Hemp and Cannabis, same but different

Liz Filmer
06 Jul 2022

Hemp is one of the oldest domesticated crops. Early civilisations used it equally for both industrial and medicinal uses. Today, Hemp is big business; roughly over $600 million worth of hemp products are imported into the US annually! China is the top hemp producer, alongside Chile and the EU. Discoveries and uses are being found, such as creating new forms of renewable plastic for the car parts industry. 

Researchers at the University of Alberta even found a way to use hemp material within a supercapacitor (a battery that charges up almost instantly and doesn't degrade). How cool is that!

Hemp and Cannabis are derived initially from the same genus and plant, "Cannabis Sativa". Scientifically, the difference between the two lies in the purpose that the strain was bred for, the genetic parentage and the cultivation. 

Years of selective and manipulative breeding have produced tall, tough strains of Hemp that contain lower levels of THC and higher levels of CBD.

Primarily hemp plants are male with no flowering buds that typically grow outdoors fast. They produce bigger yields and develop long, strong stalks, essential to creating hemp fibres.

In contrast, Cannabis bred selectively for medicinal and recreational use is grown mainly indoors. Here attention is paid to individual plants, and every factor affecting growth and development is painstakingly controlled. This leads to the species evolving to have the best characteristics and effects for its purpose, resulting in higher levels of THC. 

Cannabis is more potent now than ever. The strength and potency of strains have been manipulated through a controlled environment and selective breeding to create new hybrids of female flowering plants with large resin-filled glands. Cannabis has levels of THC between 5-20%, whilst Hemp must legally contain 0.3% or less.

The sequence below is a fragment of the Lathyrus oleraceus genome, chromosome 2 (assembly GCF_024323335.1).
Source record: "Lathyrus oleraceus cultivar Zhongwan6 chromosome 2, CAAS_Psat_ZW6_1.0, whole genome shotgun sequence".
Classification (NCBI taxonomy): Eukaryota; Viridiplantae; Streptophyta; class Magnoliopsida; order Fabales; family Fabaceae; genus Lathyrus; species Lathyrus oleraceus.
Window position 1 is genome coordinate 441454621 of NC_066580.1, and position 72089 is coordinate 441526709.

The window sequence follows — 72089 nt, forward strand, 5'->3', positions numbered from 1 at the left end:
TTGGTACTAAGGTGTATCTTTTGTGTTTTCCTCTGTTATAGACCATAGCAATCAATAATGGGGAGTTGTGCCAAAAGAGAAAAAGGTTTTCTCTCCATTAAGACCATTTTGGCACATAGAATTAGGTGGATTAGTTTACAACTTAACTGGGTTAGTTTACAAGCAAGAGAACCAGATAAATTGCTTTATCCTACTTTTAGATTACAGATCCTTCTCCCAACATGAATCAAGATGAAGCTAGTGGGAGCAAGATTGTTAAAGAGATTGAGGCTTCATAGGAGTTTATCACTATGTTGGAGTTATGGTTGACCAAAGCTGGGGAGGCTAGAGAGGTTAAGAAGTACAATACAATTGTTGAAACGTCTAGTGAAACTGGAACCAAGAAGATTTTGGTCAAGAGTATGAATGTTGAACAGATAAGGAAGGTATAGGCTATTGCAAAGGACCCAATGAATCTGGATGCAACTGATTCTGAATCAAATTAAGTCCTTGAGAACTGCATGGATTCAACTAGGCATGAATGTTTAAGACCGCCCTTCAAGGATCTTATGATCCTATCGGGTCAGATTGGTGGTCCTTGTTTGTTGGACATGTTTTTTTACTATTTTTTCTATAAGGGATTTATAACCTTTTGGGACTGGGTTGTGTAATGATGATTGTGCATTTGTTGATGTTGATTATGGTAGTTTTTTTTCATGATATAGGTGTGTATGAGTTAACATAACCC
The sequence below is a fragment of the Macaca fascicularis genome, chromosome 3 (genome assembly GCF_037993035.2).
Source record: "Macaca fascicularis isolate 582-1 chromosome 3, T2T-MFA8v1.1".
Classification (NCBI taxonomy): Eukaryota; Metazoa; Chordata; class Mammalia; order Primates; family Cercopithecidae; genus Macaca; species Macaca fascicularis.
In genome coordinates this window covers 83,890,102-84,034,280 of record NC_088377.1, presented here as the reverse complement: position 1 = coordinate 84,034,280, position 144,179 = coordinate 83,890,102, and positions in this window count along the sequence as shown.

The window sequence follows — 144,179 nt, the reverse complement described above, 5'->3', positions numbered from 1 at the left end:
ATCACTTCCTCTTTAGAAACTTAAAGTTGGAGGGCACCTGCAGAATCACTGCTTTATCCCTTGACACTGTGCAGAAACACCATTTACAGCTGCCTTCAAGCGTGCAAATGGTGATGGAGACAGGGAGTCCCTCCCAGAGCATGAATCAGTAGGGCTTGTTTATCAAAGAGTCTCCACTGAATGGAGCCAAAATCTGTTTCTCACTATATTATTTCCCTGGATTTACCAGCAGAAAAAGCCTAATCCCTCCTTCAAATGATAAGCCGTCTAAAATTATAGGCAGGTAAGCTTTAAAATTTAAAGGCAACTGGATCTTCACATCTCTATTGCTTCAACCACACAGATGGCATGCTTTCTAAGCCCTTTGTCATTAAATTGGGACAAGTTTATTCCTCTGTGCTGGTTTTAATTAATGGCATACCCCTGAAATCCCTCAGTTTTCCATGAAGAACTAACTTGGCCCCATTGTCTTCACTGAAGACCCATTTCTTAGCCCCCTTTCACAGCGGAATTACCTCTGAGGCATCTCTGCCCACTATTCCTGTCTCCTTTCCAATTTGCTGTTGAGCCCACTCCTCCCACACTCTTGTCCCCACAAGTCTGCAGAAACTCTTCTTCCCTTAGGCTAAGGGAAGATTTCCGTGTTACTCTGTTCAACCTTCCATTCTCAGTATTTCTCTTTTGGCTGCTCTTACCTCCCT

What is the significance of 0.3%? Well, there is none. The truth is that the figure was arrived at entirely arbitrarily. 

Dr Ernest Small was a botanical expert and advisor to the government. In 1979 he wrote a hugely influential book called "The species problem in Cannabis". In the book, he defined Hemp as a sifted batch of cannabis flowers that contained a THC level of 0.3% or less. 

However, he later admitted that many of the cannabis strains he experimented with for fibre and oil had higher THC levels than 0.3%! His decision was not based on which strains of Cannabis held the most agricultural or psychoactive value; it was just a random number! 

Small's definition was written into US law when the sale of foreign cultivated hemp products was regulated. Shockingly, his standard is still used worldwide, apart from the EU, which uses an even lower figure of 0.2%!

The value of Hemp in pursuing new, sustainable products to assist in our everyday lives seems as though it could have great potential. Still, the regulations in place make it very difficult to explore fully. And this is one area in which Cannabis and Hemp could not be more similar. 

Liz Filmer